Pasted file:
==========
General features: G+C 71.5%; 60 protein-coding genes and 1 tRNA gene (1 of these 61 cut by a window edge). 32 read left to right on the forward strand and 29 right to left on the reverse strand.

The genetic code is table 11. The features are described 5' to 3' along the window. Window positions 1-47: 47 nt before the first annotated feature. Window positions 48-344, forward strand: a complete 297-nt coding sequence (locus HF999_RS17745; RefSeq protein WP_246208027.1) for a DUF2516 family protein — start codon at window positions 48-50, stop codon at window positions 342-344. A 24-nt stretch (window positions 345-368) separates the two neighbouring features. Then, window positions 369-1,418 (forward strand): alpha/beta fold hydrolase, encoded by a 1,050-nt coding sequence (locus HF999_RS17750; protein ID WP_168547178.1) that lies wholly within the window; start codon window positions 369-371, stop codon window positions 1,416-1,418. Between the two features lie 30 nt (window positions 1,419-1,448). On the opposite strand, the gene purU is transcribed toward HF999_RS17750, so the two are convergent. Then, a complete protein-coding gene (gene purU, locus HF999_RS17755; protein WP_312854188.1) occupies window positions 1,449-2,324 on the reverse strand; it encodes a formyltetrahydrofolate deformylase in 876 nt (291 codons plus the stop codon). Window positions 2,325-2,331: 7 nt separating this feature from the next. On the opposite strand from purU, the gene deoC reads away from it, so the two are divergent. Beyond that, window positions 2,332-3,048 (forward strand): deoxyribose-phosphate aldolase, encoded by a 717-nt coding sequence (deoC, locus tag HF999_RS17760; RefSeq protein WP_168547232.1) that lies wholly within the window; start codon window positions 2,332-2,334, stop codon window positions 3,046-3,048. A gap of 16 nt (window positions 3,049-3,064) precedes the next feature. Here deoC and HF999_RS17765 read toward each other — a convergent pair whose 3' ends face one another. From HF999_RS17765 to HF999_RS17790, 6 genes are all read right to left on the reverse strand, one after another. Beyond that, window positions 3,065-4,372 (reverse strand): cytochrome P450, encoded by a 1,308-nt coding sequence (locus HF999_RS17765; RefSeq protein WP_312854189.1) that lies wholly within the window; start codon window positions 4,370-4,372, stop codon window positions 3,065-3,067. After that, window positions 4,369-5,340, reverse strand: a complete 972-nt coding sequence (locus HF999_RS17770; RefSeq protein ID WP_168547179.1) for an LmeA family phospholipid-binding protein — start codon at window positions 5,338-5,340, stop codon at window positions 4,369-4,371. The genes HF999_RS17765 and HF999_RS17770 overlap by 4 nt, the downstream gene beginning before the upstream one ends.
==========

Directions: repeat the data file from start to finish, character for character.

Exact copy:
General features: G+C 71.5%; 60 protein-coding genes and 1 tRNA gene (1 of these 61 cut by a window edge). 32 read left to right on the forward strand and 29 right to left on the reverse strand.

The genetic code is table 11. The features are described 5' to 3' along the window. Window positions 1-47: 47 nt before the first annotated feature. Window positions 48-344, forward strand: a complete 297-nt coding sequence (locus HF999_RS17745; RefSeq protein WP_246208027.1) for a DUF2516 family protein — start codon at window positions 48-50, stop codon at window positions 342-344. A 24-nt stretch (window positions 345-368) separates the two neighbouring features. Then, window positions 369-1,418 (forward strand): alpha/beta fold hydrolase, encoded by a 1,050-nt coding sequence (locus HF999_RS17750; protein ID WP_168547178.1) that lies wholly within the window; start codon window positions 369-371, stop codon window positions 1,416-1,418. Between the two features lie 30 nt (window positions 1,419-1,448). On the opposite strand, the gene purU is transcribed toward HF999_RS17750, so the two are convergent. Then, a complete protein-coding gene (gene purU, locus HF999_RS17755; protein WP_312854188.1) occupies window positions 1,449-2,324 on the reverse strand; it encodes a formyltetrahydrofolate deformylase in 876 nt (291 codons plus the stop codon). Window positions 2,325-2,331: 7 nt separating this feature from the next. On the opposite strand from purU, the gene deoC reads away from it, so the two are divergent. Beyond that, window positions 2,332-3,048 (forward strand): deoxyribose-phosphate aldolase, encoded by a 717-nt coding sequence (deoC, locus tag HF999_RS17760; RefSeq protein WP_168547232.1) that lies wholly within the window; start codon window positions 2,332-2,334, stop codon window positions 3,046-3,048. A gap of 16 nt (window positions 3,049-3,064) precedes the next feature. Here deoC and HF999_RS17765 read toward each other — a convergent pair whose 3' ends face one another. From HF999_RS17765 to HF999_RS17790, 6 genes are all read right to left on the reverse strand, one after another. Beyond that, window positions 3,065-4,372 (reverse strand): cytochrome P450, encoded by a 1,308-nt coding sequence (locus HF999_RS17765; RefSeq protein WP_312854189.1) that lies wholly within the window; start codon window positions 4,370-4,372, stop codon window positions 3,065-3,067. After that, window positions 4,369-5,340, reverse strand: a complete 972-nt coding sequence (locus HF999_RS17770; RefSeq protein ID WP_168547179.1) for an LmeA family phospholipid-binding protein — start codon at window positions 5,338-5,340, stop codon at window positions 4,369-4,371. The genes HF999_RS17765 and HF999_RS17770 overlap by 4 nt, the downstream gene beginning before the upstream one ends.